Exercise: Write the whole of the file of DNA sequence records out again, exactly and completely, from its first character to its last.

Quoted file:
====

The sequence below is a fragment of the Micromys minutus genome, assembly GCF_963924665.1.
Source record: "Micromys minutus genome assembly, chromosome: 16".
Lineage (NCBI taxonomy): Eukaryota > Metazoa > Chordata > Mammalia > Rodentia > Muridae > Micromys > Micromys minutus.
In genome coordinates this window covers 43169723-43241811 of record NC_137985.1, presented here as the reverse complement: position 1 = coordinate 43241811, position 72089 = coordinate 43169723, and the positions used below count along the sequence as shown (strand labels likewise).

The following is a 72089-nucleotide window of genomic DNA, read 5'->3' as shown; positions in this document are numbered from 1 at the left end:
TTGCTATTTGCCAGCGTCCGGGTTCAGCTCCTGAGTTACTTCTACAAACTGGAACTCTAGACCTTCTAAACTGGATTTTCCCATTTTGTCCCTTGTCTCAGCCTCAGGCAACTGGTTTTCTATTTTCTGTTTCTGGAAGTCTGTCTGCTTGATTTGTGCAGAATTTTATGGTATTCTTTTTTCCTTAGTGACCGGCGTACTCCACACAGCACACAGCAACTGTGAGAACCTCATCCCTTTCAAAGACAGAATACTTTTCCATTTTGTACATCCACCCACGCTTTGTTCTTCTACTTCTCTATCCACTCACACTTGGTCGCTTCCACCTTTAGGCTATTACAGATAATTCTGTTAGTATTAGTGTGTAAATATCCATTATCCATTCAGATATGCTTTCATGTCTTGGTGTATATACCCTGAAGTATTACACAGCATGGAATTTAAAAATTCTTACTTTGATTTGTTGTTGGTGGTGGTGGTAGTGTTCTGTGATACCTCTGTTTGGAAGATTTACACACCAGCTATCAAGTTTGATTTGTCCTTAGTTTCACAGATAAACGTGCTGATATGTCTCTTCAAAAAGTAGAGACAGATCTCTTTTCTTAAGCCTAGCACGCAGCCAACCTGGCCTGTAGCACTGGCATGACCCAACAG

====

The sequence below is a fragment of the Micromys minutus genome, assembly GCF_963924665.1.
Source record: "Micromys minutus genome assembly, chromosome: 16".
Lineage (NCBI taxonomy): Eukaryota > Metazoa > Chordata > Mammalia > Rodentia > Muridae > Micromys > Micromys minutus.
In genome coordinates this window covers 43169723-43241811 of record NC_137985.1, presented here as the reverse complement: position 1 = coordinate 43241811, position 72089 = coordinate 43169723, and the positions used below count along the sequence as shown (strand labels likewise).

The following is a 72089-nucleotide window of genomic DNA, read 5'->3' as shown; positions in this document are numbered from 1 at the left end:
TTGCTATTTGCCAGCGTCCGGGTTCAGCTCCTGAGTTACTTCTACAAACTGGAACTCTAGACCTTCTAAACTGGATTTTCCCATTTTGTCCCTTGTCTCAGCCTCAGGCAACTGGTTTTCTATTTTCTGTTTCTGGAAGTCTGTCTGCTTGATTTGTGCAGAATTTTATGGTATTCTTTTTTCCTTAGTGACCGGCGTACTCCACACAGCACACAGCAACTGTGAGAACCTCATCCCTTTCAAAGACAGAATACTTTTCCATTTTGTACATCCACCCACGCTTTGTTCTTCTACTTCTCTATCCACTCACACTTGGTCGCTTCCACCTTTAGGCTATTACAGATAATTCTGTTAGTATTAGTGTGTAAATATCCATTATCCATTCAGATATGCTTTCATGTCTTGGTGTATATACCCTGAAGTATTACACAGCATGGAATTTAAAAATTCTTACTTTGATTTGTTGTTGGTGGTGGTGGTAGTGTTCTGTGATACCTCTGTTTGGAAGATTTACACACCAGCTATCAAGTTTGATTTGTCCTTAGTTTCACAGATAAACGTGCTGATATGTCTCTTCAAAAAGTAGAGACAGATCTCTTTTCTTAAGCCTAGCACGCAGCCAACCTGGCCTGTAGCACTGGCATGACCCAACAG